Depression, 6 things available to you to help persevere through it

Depression is tough…ok, really tough.

Smiling and just thinking happy-happy thoughts just doesn’t cut it.  I’m all for positive thinking and reinforcement, but let’s face it… sometimes that stuff doesn’t cut it (see below). Positive thoughts alone won’t lift you up out of the crappy situation you find yourself in every day.

Here are 6 things that can help right now;


Being able to accept the fact that you’re depressed is a huge step.

It helps to eliminate that feeling of blame for not doing things which you feel like you should or for feeling the way you feel—because it’s not totally in your control.

Once you’re able to accept the fact that you’re feeling depressed (which is to say, after you’ve identified that depression is in fact what you’re experiencing), you’re able to take the necessary actions to remedy it. Whether that’s vitamin D pills, sun lamps, medication, or counseling, it should be prescribed to you by a medical professional.


I know this can be hard one as sometimes all you want to do is get away from your thoughts.  I’ve found that sitting for about 15 minutes – 1 hour of intentional meditating has helped immensely.  (For those who have a hard time sitting still and meditation, I’ve found Holosync very beneficial.  I’m a big fan and personally recommend it to my clients.).


Taking inventory of your life by writing down exactly what you’re thinking and feeling in that moment is one of the best tools I know for uncovering some really interesting things about yourself.

The insights you learn from your own writing can be invaluable in helping you to understand your state of mind and how you may overcome it.

The best part is that you don’t need to have a mission for your writing. No structure. No theme. No intended outcome or length. Just write.

Sometimes all it takes is a couple of words with a pen and paper (or laptop) and the rest of the words write themselves.

Write whatever messed up shit that comes up and filters from your mind to the paper. I’ve written some pretty messed up stuff. But each time I write, I learn a little more about myself.

The action of writing down everything that is trapped inside of you is a freeing event. It’s like taking a bottle of your emotions and unscrewing the top to let them out. Even when what you write is really messed up, somehow it feels better to let it out onto paper.

At times what you see on the page is flat out ugly. Other times, you may find bits of compassion, gratitude, and hope in there.

Here’s a suggestion: make writing down whatever is on your mind the last thing that you do before you go to sleep at night. Do it in a journal or moleskin notebook, so that you have all your writing in the same record book.

You don’t have to examine it. You don’t even have to read it. Just let it out and hit the lights.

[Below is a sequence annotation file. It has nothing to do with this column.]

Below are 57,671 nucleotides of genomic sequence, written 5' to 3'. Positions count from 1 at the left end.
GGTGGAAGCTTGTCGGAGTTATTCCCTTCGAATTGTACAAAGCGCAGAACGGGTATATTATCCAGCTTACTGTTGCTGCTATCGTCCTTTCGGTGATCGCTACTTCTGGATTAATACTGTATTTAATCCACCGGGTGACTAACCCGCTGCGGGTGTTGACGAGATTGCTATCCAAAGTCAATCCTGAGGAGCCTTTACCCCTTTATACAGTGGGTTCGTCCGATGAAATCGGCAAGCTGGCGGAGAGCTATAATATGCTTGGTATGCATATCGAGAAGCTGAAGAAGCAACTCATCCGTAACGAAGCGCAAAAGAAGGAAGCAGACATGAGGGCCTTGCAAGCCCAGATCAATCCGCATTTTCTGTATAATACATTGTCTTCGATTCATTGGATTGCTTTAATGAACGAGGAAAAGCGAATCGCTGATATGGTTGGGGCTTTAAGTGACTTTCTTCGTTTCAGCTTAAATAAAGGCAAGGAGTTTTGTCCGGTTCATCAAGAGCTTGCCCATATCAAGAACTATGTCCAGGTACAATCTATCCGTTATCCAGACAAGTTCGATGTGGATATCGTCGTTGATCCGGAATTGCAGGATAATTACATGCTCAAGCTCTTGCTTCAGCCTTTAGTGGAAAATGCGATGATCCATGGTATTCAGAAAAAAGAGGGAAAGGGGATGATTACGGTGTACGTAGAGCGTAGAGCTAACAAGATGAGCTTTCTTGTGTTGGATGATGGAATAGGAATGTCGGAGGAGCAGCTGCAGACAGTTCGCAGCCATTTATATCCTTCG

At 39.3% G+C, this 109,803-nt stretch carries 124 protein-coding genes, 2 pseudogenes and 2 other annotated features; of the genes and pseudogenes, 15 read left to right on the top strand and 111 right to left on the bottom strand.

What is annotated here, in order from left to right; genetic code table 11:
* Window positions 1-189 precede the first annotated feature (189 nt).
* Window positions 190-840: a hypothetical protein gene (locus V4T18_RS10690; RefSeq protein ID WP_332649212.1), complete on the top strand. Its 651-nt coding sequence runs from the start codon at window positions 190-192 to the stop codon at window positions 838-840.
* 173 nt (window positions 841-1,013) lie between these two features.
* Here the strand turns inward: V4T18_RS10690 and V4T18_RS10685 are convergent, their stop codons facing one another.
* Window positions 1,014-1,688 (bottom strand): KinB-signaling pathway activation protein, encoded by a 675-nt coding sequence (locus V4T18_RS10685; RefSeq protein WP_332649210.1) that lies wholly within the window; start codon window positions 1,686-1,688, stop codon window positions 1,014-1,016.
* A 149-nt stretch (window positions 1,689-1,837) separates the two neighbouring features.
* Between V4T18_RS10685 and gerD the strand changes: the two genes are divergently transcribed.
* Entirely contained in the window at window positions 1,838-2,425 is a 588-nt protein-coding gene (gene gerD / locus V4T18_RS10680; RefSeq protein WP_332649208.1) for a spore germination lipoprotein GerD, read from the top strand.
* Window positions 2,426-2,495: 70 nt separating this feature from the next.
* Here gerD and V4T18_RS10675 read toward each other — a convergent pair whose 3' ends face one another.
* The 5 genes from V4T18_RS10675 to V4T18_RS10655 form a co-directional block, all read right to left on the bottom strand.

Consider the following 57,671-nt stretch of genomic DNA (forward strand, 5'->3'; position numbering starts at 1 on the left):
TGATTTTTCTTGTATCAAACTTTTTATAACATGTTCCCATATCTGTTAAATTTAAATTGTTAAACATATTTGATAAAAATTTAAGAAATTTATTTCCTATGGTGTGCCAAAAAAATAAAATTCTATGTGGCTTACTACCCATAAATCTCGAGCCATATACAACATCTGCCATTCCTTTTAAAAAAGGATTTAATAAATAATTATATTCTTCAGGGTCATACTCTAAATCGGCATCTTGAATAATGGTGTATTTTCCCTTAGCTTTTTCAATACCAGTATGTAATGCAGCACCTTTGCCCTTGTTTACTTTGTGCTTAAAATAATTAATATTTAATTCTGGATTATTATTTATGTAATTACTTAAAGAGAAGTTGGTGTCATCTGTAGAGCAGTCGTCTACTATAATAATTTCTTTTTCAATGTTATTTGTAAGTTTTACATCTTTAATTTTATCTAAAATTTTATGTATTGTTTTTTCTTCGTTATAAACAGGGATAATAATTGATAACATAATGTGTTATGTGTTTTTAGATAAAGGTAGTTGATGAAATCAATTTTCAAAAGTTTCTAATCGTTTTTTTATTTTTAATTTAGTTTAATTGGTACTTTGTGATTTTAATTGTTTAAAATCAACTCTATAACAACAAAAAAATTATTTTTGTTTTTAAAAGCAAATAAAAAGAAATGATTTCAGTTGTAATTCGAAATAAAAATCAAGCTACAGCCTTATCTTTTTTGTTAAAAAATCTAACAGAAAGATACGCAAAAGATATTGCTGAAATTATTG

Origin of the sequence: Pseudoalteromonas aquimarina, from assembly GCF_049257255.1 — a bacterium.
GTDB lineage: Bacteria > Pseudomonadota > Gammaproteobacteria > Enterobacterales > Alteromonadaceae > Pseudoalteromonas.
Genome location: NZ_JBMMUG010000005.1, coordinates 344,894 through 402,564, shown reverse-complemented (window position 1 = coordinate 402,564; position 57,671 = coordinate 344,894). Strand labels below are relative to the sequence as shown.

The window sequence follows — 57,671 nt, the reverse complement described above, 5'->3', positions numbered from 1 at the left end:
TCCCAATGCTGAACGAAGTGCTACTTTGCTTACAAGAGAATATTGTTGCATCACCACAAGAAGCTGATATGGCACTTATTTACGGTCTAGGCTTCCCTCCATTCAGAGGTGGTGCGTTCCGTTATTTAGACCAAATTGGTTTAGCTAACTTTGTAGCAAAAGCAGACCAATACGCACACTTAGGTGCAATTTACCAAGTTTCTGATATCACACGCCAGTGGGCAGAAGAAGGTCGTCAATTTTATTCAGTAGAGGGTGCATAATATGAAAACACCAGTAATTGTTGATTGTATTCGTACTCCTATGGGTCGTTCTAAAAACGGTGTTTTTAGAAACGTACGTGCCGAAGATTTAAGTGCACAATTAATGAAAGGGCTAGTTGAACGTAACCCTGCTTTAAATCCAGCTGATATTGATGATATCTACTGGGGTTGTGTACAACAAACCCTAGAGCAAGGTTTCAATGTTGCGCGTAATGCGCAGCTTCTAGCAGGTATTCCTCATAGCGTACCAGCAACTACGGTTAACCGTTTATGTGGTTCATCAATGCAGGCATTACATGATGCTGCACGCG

It helps.


Love is a powerful force. And knowing that those who love you truly care about the direction of your life can reinstate hope and a drive to get better.

Also, I have noticed that those whose calls I didn’t want to return because I felt like I owed them something or because didn’t want to have to explain myself, they cared too.

People genuinely care about your situation and want you to do better.

Remember this when you’re down because it’s so easy for us to think the opposite when things are going wrong.


This, I think more than anything, will help you to deal with your depression.

There are so many days where you try to lift yourself out of your funk, only to find that 20 minutes later—whether you went to the gym to jump on that treadmill or not—you still feel like shit. It’s okay!! It’s okay to feel this way because it’s not you! But remember to celebrate the fact that you even went to the gym!

Allow yourself to fret over not knocking out the big projects or to-do’s another time! For now, we’re just working on doing something.


It’s unrealistic to think we can be completely free of depression, but we can learn to understand it enough to not give it total control over our lives.

Despite the fact that positive self-talk alone won’t get you out of your funk, it does help.

Remembering that your depression is a temporary state of mind and reclaiming hope that it will be alright in the end is a helpful reminder that things will get better.

Also, reminding yourself that you have so many experiences and events to look forward to in your life (traveling around the country, your wedding, etc.) does help to put things into perspective, although it may not totally alter how you currently feel.

Positive self-talk is a very practical method to break patterns of negative thought.  Please contact me for more depression assistance.  I truly hope this article helped.